Whole and object: groundwork for a new metaphysics of objects and the language of existence

2016-11-10T00:29:01Z (GMT) by Podosky, Paul-Mikhail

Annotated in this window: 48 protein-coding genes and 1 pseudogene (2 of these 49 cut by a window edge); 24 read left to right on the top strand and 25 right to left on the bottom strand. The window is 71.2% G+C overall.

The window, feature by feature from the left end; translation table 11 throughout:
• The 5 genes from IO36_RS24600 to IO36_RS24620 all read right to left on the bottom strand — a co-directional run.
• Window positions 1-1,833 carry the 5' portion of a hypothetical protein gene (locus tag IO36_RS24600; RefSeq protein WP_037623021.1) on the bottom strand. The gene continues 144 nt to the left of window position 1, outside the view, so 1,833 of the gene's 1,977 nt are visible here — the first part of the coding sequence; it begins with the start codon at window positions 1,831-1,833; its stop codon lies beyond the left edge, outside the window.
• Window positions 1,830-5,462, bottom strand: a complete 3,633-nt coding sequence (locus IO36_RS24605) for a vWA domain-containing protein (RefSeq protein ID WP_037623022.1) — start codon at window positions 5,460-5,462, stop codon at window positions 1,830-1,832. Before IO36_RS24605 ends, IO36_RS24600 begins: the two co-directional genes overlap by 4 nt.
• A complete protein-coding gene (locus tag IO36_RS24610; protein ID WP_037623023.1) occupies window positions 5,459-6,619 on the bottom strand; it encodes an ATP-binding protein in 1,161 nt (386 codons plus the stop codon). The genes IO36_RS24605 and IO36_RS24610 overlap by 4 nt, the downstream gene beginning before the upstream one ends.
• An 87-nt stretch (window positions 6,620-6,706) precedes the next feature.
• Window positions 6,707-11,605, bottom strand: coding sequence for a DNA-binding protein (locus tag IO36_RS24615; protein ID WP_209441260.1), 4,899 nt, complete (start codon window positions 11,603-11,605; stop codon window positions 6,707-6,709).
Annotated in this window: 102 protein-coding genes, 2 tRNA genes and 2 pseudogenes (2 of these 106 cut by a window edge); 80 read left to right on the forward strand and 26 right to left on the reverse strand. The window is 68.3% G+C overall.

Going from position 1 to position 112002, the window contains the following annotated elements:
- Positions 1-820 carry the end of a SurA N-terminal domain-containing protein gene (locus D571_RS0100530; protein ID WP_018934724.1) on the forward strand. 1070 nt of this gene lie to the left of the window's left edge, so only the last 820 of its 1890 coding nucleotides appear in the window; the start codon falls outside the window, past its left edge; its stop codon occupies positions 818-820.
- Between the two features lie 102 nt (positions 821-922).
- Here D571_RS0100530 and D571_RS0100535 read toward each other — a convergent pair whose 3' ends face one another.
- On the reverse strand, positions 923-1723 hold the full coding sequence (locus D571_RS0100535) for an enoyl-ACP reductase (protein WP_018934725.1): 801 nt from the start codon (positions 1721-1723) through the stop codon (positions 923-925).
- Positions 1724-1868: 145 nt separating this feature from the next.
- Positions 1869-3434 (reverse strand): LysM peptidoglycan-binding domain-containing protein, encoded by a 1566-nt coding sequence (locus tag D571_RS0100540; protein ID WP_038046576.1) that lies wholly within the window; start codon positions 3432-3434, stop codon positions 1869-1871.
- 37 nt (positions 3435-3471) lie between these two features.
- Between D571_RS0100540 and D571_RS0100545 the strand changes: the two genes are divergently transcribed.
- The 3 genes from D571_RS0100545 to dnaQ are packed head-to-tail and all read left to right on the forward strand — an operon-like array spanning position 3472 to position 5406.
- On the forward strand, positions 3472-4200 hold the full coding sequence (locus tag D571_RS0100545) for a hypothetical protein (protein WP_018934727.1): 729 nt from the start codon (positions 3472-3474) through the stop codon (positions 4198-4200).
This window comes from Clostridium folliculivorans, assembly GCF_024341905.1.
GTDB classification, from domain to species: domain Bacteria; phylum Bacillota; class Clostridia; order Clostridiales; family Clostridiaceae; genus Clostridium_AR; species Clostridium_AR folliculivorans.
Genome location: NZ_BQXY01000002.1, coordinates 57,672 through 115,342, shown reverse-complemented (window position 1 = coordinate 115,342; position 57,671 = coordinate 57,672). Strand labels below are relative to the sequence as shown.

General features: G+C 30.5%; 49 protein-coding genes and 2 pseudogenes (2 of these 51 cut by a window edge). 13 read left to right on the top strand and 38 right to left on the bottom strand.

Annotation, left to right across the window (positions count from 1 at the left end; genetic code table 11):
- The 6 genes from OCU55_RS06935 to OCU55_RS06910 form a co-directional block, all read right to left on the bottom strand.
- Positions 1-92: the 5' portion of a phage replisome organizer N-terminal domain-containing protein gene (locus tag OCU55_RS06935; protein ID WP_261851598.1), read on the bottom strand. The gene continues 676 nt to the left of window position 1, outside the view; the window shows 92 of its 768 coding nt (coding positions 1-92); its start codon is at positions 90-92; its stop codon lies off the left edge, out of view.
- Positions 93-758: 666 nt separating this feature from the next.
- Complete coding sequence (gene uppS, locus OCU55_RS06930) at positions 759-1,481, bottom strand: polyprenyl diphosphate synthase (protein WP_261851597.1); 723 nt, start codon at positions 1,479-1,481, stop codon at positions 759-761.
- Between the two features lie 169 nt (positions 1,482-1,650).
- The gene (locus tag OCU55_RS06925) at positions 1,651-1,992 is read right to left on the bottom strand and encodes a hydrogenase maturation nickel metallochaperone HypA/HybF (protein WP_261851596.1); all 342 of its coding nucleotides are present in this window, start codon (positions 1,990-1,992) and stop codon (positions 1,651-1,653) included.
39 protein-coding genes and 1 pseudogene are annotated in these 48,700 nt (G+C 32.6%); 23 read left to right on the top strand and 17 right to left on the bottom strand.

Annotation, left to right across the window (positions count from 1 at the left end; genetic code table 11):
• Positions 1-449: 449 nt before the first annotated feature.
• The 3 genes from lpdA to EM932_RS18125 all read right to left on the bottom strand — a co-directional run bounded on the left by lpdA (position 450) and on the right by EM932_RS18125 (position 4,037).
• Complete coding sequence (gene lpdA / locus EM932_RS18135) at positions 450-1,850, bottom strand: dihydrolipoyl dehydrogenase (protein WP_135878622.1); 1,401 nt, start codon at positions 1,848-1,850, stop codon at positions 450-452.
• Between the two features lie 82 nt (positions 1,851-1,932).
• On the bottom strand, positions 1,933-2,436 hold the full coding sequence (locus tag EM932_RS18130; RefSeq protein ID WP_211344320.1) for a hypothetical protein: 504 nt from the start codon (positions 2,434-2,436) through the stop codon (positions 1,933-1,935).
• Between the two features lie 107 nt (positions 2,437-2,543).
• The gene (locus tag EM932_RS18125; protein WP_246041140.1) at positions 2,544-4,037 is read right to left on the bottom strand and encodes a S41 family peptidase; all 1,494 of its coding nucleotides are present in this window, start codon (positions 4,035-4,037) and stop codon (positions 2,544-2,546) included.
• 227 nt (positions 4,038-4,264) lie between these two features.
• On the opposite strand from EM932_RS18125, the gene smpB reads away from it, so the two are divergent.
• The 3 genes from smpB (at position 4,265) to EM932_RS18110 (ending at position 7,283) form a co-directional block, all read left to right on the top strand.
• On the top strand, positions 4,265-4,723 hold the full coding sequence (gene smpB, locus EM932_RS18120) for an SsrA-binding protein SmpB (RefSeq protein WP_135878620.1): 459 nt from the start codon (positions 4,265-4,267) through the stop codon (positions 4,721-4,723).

What it is to be an object and what it is to be a whole are separate enterprises: answering the former is doing ontology, and answering the latter is not. By providing this distinction, a new metaphysics of objects emerges. The positing of a whole is a referential gesture, either by ostension or naming, and the alleged object is postulated without consideration of internal causal operations between its parts. An object, however, requires careful physical explanation. I explicate the concept of object as an ontological function which takes mereological sums as arguments, and by causal operations on the members of that sum as structural relata, returns holistic properties of a singular entity. With the revised notions of whole and object in mind, I consider what implications this bears on existential quantification. Following Meinong, I believe that the existential quantifier does not capture existence. Instead, I argue that the existential quantifier expresses a mereological notion of countability; the collecting of things as one. The existential status of a counted entity is left unstated until it is explicitly asserted as existing by a speaker, in the mental frame of a realist attitude, and this expression of existence is captured by the existence predicate. The existence of the counted entity, the alleged object, is confirmed or denied as an object in light of whether it satisfies the conditions specified by an endorsed theory of causally productive relations; the conditions under which something is an object.